Speech Study Guide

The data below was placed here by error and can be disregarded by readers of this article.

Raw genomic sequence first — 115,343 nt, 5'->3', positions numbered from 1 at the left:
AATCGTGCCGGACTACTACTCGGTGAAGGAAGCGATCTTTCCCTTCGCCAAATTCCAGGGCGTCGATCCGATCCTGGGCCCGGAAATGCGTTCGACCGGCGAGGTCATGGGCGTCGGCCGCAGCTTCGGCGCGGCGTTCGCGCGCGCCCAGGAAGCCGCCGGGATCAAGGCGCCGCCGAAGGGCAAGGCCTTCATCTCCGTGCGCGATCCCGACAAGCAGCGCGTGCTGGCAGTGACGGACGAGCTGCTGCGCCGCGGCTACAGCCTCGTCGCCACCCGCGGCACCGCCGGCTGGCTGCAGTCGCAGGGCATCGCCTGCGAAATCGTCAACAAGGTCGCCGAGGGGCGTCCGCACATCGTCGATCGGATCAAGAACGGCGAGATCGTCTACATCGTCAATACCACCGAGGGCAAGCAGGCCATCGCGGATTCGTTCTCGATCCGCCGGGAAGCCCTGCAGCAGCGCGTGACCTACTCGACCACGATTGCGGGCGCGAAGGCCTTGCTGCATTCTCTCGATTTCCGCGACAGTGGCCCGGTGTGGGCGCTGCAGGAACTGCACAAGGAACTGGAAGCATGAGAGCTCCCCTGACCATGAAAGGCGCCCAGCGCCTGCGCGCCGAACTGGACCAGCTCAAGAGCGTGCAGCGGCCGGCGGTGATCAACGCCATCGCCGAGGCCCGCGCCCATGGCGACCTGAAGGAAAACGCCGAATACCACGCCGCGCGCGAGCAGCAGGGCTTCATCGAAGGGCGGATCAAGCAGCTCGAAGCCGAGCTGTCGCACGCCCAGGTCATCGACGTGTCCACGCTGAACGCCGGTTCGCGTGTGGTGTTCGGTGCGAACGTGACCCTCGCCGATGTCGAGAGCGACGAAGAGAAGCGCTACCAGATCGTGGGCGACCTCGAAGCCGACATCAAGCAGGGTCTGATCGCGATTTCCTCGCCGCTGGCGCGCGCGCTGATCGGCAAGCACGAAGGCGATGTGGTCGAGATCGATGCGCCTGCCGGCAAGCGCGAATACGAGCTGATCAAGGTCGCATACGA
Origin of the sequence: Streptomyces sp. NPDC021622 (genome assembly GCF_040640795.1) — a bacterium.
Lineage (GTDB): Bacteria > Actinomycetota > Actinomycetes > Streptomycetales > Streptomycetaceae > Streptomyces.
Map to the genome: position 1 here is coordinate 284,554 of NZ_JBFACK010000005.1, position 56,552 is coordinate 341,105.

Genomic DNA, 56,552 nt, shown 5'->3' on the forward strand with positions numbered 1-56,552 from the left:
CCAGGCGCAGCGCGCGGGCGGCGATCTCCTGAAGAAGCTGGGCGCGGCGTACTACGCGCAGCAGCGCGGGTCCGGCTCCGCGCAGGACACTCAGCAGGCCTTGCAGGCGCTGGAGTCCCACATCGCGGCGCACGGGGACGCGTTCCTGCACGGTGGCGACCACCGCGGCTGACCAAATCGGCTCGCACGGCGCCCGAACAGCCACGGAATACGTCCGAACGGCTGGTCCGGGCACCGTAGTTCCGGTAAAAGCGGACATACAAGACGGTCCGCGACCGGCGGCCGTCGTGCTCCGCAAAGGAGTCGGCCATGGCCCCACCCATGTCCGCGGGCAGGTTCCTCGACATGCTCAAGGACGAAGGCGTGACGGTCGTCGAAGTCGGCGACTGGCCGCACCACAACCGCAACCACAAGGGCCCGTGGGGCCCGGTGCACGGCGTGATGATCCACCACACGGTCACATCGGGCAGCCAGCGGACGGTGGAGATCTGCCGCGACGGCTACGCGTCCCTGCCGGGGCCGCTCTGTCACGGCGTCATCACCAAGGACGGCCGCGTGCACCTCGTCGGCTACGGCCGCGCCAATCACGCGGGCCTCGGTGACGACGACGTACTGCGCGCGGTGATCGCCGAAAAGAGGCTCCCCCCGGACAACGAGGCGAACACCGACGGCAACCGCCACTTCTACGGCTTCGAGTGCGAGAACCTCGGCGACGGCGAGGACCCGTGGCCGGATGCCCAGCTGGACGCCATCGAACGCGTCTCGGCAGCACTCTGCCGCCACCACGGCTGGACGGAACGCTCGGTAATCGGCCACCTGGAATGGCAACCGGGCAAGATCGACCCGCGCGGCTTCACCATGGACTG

Facial expressions are the eye and mouth movements that convey emotions. When someone talk with friends, their facial expressions are naturally animated with smiles, frowns, raising an eyebrow, and so forth. Audiences expect a speaker’s facial expressions to be similarly animated. This conveys nonverbal immediacy by communicating that the speaker is personable and likeable. Through facial expressions, people can “say” a lot. Gestures are movements of a person’s hands, arms, and fingers. Effective gestures emphasize important points and ideas, refer to presentational aids, or clarify structure. The audience generally will find a speech easier to listen to when the speaker uses effective gestures as compared to a speaker with his hands in his pockets. Gestures should appear natural and not a nervous type behavior. Though it may seem odd, body language is conveyed even if an audience cannot see the speaker. As such, it is crucial for a speaker to adhere to the general guidelines of body language and voice expression. 8.6 Understanding the Nature of Public Speaking Apprehension When many adults are asked about what they fear the most, public speaking is at the top of the list. Studies have shown almost all Americans have some level of public speaking apprehensions, and about fifteen percent experience high levels of apprehension. One author writes that some public speaking apprehension makes one a better public speaker than having none at all. That fear can be labeled as an adrenaline boost that will help speakers perform at their best. While some tension is constructive, the goal is not to eliminate the nervousness, but to learn how to manage it and use it for good. 8.7 Factors that Contribute to Communication Apprehension Understanding the underlying causes of communication apprehension is the essential first step in learning to manage it effectively. The first cause to mention is simply that the speaker feels poor preparation, or ill-prepared. Trait anxiety is when someone is apprehensive whenever they are called upon to speak. State anxiety is mentioned as a particular set of circumstances that trigger communication apprehension. People may see a particular audience or speech setting as threatening. Self-expectations can be large stumbling blocks for many. Speakers can expect too much of themselves with unrealistic expectations, hoping for perfection, while others may expect to little. Perhaps they had a disappointing speaking experience early in their lives and have avoided speaking since then. Sometimes, speakers fear evaluation by others. They may perceive that listeners will judge them critically and be quick to note flaws. Fearing that listeners perceive apprehension is often another concern for speakers. The speaker just knows that the audience can sense his or her anxiety. Going right along with that is the fear of failure. No one wants to fail and if someone is already apprehensive about speaking, that fear can go into “overdrive.” When a speaker’s anxiety level is elevated and they are apprehensive, they may experience a wide range of physiological reactions .


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